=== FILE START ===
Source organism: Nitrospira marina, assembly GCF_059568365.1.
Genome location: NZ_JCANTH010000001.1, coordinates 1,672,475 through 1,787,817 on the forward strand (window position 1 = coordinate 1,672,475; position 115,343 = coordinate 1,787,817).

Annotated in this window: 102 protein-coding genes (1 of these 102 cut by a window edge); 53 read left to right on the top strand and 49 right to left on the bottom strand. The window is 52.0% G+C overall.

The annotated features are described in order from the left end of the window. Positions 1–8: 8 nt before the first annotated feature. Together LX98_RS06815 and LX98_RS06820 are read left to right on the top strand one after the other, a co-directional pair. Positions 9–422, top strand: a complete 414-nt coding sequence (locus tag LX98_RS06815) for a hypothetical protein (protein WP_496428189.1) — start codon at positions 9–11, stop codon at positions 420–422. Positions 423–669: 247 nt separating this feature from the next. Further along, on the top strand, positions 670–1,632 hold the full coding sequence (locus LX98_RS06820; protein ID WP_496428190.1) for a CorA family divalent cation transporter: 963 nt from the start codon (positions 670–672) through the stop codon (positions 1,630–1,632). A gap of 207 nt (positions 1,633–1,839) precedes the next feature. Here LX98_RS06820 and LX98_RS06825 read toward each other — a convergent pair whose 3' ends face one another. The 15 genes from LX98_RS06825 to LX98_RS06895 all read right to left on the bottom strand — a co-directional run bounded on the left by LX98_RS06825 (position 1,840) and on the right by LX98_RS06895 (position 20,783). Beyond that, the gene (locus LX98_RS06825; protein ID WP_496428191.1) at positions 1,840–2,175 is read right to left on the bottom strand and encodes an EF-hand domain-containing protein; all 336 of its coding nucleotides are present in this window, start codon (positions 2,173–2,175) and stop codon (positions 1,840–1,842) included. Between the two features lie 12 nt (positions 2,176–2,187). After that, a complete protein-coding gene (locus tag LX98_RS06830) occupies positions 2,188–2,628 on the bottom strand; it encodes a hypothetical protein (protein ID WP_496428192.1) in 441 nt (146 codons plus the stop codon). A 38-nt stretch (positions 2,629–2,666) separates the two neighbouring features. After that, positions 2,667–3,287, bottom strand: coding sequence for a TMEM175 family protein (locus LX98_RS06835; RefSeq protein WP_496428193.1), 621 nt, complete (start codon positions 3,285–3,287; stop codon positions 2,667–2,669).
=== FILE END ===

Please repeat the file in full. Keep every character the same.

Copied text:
Source organism: Nitrospira marina, assembly GCF_059568365.1.
Genome location: NZ_JCANTH010000001.1, coordinates 1,672,475 through 1,787,817 on the forward strand (window position 1 = coordinate 1,672,475; position 115,343 = coordinate 1,787,817).

Annotated in this window: 102 protein-coding genes (1 of these 102 cut by a window edge); 53 read left to right on the top strand and 49 right to left on the bottom strand. The window is 52.0% G+C overall.

The annotated features are described in order from the left end of the window. Positions 1–8: 8 nt before the first annotated feature. Together LX98_RS06815 and LX98_RS06820 are read left to right on the top strand one after the other, a co-directional pair. Positions 9–422, top strand: a complete 414-nt coding sequence (locus tag LX98_RS06815) for a hypothetical protein (protein WP_496428189.1) — start codon at positions 9–11, stop codon at positions 420–422. Positions 423–669: 247 nt separating this feature from the next. Further along, on the top strand, positions 670–1,632 hold the full coding sequence (locus LX98_RS06820; protein ID WP_496428190.1) for a CorA family divalent cation transporter: 963 nt from the start codon (positions 670–672) through the stop codon (positions 1,630–1,632). A gap of 207 nt (positions 1,633–1,839) precedes the next feature. Here LX98_RS06820 and LX98_RS06825 read toward each other — a convergent pair whose 3' ends face one another. The 15 genes from LX98_RS06825 to LX98_RS06895 all read right to left on the bottom strand — a co-directional run bounded on the left by LX98_RS06825 (position 1,840) and on the right by LX98_RS06895 (position 20,783). Beyond that, the gene (locus LX98_RS06825; protein ID WP_496428191.1) at positions 1,840–2,175 is read right to left on the bottom strand and encodes an EF-hand domain-containing protein; all 336 of its coding nucleotides are present in this window, start codon (positions 2,173–2,175) and stop codon (positions 1,840–1,842) included. Between the two features lie 12 nt (positions 2,176–2,187). After that, a complete protein-coding gene (locus tag LX98_RS06830) occupies positions 2,188–2,628 on the bottom strand; it encodes a hypothetical protein (protein ID WP_496428192.1) in 441 nt (146 codons plus the stop codon). A 38-nt stretch (positions 2,629–2,666) separates the two neighbouring features. After that, positions 2,667–3,287, bottom strand: coding sequence for a TMEM175 family protein (locus LX98_RS06835; RefSeq protein WP_496428193.1), 621 nt, complete (start codon positions 3,285–3,287; stop codon positions 2,667–2,669).